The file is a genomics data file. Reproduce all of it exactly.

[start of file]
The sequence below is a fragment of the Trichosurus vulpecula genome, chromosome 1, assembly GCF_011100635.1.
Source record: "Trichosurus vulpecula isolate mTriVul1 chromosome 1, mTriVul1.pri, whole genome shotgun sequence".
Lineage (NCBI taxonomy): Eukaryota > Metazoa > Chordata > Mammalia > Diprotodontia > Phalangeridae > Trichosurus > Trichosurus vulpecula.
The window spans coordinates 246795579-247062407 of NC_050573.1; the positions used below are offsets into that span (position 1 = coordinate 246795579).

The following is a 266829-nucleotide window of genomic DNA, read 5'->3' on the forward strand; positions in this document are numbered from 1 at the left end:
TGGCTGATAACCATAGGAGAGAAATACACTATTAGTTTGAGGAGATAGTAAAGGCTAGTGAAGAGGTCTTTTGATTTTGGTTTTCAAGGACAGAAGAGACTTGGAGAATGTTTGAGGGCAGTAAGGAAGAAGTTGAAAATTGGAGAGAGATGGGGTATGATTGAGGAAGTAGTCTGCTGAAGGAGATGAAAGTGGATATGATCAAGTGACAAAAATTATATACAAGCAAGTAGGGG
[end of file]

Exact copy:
The sequence below is a fragment of the Trichosurus vulpecula genome, chromosome 1, assembly GCF_011100635.1.
Source record: "Trichosurus vulpecula isolate mTriVul1 chromosome 1, mTriVul1.pri, whole genome shotgun sequence".
Lineage (NCBI taxonomy): Eukaryota > Metazoa > Chordata > Mammalia > Diprotodontia > Phalangeridae > Trichosurus > Trichosurus vulpecula.
The window spans coordinates 246795579-247062407 of NC_050573.1; the positions used below are offsets into that span (position 1 = coordinate 246795579).

The following is a 266829-nucleotide window of genomic DNA, read 5'->3' on the forward strand; positions in this document are numbered from 1 at the left end:
TGGCTGATAACCATAGGAGAGAAATACACTATTAGTTTGAGGAGATAGTAAAGGCTAGTGAAGAGGTCTTTTGATTTTGGTTTTCAAGGACAGAAGAGACTTGGAGAATGTTTGAGGGCAGTAAGGAAGAAGTTGAAAATTGGAGAGAGATGGGGTATGATTGAGGAAGTAGTCTGCTGAAGGAGATGAAAGTGGATATGATCAAGTGACAAAAATTATATACAAGCAAGTAGGGG